Ogres Sandy and Arun recollect their encounters with the common but lovable Pied Kingfisher
Black, white and eats fish
Sandy: The first time I saw the Pied Kingfisher (Ceryle rudis) was in Thekkady, Kerala, in my fledgeling days of bird-watching. As a kid I had read that kingfishers were of many kinds and this one was called "pulli meen kothi" - literally, the "spotted fish-pecker" (in Malayalam). The book carried an illustration of a bird with a large head and a larger bill -- it wasn't very far off the mark when I first noticed this bird perched on an embankment. Then it did something that amazed me. With a sharp call it rose from its perch, flew a few feet into the lake, and hovered. It didn't move left or right, forward or backward - it just hung stationary in the air, wings beating furiously. Then came the typical kingfisher dive, cutting into the water, and a moment later the bird emerged with a tiny fish struggling in its mean-looking beak.
Seconds before the dive, the pied kingfisher straightens its wings
Arun: I used to watch Pied Kingfishers in the fields near my house in Kerala. It was a pleasure to observe them early in the morning as they hovered in the mist, their black-and-white bodies flickering in and out of sight. They are generally hard to miss as they are always on the move and active unlike other kingfishers, which rely mostly on the patient 'wait and watch' strategy. The Pied King, as I nicknamed these true kings of the kingfisher world, are the only kingfishers I have seen that are capable of true, sustained hovering. The others can fly and dive and at most manage to hover for just a couple of seconds. I last observed these birds at Madiwala Lake in Bangalore. A pair was continuously fishing along the entire length of the bank. I'm not sure why they preferred to fish in this way. Maybe the vegetation along the lake shore darkened the water with their reflections and shadows and helped eliminate the sky's reflection to aid better views beneath the water surface.
|A Pied Kingfisher hunting in Madiwala Lake, Bangalore|
A resident bird of the Indian subcontinent, the Pied Kingfisher lives on fish and crustaceans unlike its cousin the White-throated Kingfisher, which prefers easier prey like amphibians, reptiles and insects. It is always found near water bodies and nests in burrows on the embankments. The call is a shrill 'kri kri kri.'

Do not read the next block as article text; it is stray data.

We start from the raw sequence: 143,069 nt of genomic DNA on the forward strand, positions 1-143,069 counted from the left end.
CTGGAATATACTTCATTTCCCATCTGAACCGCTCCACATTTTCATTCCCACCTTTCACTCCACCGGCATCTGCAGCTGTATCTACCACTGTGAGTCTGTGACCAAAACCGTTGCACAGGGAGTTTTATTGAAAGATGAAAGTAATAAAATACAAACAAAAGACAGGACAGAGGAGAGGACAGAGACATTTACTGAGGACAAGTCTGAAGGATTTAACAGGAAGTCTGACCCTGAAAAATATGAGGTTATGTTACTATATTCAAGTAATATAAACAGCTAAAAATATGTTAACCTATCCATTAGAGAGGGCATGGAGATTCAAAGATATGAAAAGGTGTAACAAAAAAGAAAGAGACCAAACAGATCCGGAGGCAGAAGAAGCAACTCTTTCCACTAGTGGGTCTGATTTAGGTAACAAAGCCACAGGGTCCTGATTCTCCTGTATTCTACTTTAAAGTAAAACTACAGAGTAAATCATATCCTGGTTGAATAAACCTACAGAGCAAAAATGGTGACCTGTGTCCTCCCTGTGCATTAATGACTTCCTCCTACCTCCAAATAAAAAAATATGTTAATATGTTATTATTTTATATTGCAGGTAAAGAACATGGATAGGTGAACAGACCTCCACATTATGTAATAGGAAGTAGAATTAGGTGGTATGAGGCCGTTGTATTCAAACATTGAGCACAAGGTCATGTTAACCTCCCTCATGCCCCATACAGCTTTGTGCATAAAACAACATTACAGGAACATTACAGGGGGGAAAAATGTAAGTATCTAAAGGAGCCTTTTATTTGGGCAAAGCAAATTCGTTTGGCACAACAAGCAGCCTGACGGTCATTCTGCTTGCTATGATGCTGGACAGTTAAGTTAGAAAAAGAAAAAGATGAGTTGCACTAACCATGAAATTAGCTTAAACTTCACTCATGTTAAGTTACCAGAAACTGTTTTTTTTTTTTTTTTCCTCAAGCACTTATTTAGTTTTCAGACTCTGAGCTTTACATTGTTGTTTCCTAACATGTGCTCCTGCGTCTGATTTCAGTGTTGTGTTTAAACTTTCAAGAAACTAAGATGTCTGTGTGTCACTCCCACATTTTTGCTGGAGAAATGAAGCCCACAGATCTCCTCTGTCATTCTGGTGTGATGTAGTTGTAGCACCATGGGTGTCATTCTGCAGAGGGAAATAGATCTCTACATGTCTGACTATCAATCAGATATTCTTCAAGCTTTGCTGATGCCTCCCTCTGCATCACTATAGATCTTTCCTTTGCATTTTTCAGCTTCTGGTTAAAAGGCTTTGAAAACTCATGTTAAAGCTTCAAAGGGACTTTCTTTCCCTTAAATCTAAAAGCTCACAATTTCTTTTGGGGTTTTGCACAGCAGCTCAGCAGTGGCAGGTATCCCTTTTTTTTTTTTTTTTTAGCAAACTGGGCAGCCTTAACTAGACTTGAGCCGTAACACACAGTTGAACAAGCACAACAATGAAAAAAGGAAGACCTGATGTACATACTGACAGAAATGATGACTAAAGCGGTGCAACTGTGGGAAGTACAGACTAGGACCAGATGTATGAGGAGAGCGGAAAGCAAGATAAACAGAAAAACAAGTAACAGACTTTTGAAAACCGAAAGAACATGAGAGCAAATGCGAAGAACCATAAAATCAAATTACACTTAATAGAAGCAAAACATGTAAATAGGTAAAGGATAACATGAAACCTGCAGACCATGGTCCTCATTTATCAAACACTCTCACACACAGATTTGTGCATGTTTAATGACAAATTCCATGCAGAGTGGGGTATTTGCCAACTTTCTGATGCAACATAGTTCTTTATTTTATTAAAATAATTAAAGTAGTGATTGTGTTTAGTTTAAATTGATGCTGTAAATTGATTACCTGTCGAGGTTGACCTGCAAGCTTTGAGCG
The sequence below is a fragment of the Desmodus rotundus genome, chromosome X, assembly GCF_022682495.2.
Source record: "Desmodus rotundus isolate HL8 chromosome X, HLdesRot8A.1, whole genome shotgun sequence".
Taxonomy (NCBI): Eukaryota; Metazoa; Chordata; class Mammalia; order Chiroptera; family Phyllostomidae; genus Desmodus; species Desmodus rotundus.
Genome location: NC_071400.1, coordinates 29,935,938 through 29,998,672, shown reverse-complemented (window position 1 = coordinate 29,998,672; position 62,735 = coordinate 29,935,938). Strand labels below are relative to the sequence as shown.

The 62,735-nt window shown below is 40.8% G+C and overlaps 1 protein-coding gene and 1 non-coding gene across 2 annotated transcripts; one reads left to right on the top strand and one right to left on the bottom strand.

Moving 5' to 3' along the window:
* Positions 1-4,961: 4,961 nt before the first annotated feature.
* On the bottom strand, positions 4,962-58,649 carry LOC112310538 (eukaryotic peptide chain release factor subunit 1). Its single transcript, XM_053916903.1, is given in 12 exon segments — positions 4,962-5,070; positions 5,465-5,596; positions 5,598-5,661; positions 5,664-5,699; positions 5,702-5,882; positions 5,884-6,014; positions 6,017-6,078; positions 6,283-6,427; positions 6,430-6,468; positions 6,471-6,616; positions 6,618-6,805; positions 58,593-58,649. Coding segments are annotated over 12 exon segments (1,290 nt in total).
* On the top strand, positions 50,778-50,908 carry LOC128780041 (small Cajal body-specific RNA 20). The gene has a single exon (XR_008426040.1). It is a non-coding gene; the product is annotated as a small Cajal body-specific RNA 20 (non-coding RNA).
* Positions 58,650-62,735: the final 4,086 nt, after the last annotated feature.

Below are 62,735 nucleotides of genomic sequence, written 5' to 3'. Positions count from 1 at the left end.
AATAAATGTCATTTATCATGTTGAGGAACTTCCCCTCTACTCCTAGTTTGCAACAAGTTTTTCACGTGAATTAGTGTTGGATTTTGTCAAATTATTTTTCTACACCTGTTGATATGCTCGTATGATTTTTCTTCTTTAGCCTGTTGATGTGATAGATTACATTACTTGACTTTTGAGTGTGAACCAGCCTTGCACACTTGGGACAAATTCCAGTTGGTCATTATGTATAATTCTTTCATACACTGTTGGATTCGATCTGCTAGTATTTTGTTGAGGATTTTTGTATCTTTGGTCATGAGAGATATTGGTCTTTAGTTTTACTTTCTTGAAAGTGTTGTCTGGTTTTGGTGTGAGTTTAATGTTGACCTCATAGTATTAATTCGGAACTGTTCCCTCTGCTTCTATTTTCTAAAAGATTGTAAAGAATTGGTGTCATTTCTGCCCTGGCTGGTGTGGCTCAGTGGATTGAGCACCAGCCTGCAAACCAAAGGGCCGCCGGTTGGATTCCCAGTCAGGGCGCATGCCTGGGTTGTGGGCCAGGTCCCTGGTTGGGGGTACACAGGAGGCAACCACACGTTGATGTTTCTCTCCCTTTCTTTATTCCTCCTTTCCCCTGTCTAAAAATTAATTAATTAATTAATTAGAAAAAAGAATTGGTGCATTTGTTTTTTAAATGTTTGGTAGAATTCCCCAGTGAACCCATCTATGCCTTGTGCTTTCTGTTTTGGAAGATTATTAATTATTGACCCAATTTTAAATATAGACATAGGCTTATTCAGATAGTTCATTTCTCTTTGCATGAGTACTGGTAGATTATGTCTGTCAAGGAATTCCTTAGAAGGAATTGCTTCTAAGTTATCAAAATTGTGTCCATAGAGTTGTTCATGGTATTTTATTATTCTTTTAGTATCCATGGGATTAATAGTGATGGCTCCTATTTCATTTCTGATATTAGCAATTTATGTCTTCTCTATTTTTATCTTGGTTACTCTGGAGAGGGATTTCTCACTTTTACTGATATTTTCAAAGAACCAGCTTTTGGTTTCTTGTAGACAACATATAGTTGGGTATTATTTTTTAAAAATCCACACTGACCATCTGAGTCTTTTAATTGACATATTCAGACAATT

Male and female birds can be easily distinguished by their breast bands. The male has double unbroken bands across its chest while the female has a single broken band.
|A male, easily identified by the double-banded "necklace" on its breast|
|In the female, the single breast band is broken|
Unlike other kingfishers, which prefer the convenience of open perches near water bodies to dive down after prey, the Pied Kingfisher's modus operandi is somewhat similar to the Common Kestrel and the Black-shouldered Kite (whom we have met previously in our Raptor Friday series). It hovers in the air above water bodies, looking for prey, head down. Upon locating the prey, makes a vicious plunge and emerges with the kill. This fishing strategy could be one of the reasons why this kingfisher has a black-and-white coloration. As the bird hovers over a water body, its white underside blends in with the background of the sky, effectively camouflaging it as it is fishing and improving the chance of a successful hunt. Other kingfishers stalk by waiting and watching for signs of prey movement, so they have darker colouration which would blend in with the surrounding foliage.
|A hovering male shows off its largely white underside|
Sandy: My latest encounter with this bird was at Polachira, a wetland near Thiruvananthapuram, Kerala. Summer had set in, and the water body was turning shallow, leading to fish shoals being concentrated in the deeper patches. On a misty, breezy morning a pair of Pied kingfishers was flying about, hovering, diving and coming up with catches nearly each time. I spent almost an hour photographing them against a rising sun.
Text: Arun Menon and Sandeep Somasekharan
Photographs: Sandeep Somasekharan. Additional photos by Arun Menon
All rights reserved